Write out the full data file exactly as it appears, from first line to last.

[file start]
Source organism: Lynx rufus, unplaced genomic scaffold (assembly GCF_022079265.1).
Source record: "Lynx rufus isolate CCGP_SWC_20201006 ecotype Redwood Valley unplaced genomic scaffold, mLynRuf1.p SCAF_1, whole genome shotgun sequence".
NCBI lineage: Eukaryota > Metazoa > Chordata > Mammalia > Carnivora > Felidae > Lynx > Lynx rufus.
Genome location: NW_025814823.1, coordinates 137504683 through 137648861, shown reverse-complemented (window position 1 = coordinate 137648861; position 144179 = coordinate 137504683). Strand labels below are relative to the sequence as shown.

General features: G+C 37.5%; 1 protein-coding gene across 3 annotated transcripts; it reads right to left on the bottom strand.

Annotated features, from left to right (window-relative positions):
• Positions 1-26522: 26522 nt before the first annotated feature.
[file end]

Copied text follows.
Source organism: Lynx rufus, unplaced genomic scaffold (assembly GCF_022079265.1).
Source record: "Lynx rufus isolate CCGP_SWC_20201006 ecotype Redwood Valley unplaced genomic scaffold, mLynRuf1.p SCAF_1, whole genome shotgun sequence".
NCBI lineage: Eukaryota > Metazoa > Chordata > Mammalia > Carnivora > Felidae > Lynx > Lynx rufus.
Genome location: NW_025814823.1, coordinates 137504683 through 137648861, shown reverse-complemented (window position 1 = coordinate 137648861; position 144179 = coordinate 137504683). Strand labels below are relative to the sequence as shown.

General features: G+C 37.5%; 1 protein-coding gene across 3 annotated transcripts; it reads right to left on the bottom strand.

Annotated features, from left to right (window-relative positions):
• Positions 1-26522: 26522 nt before the first annotated feature.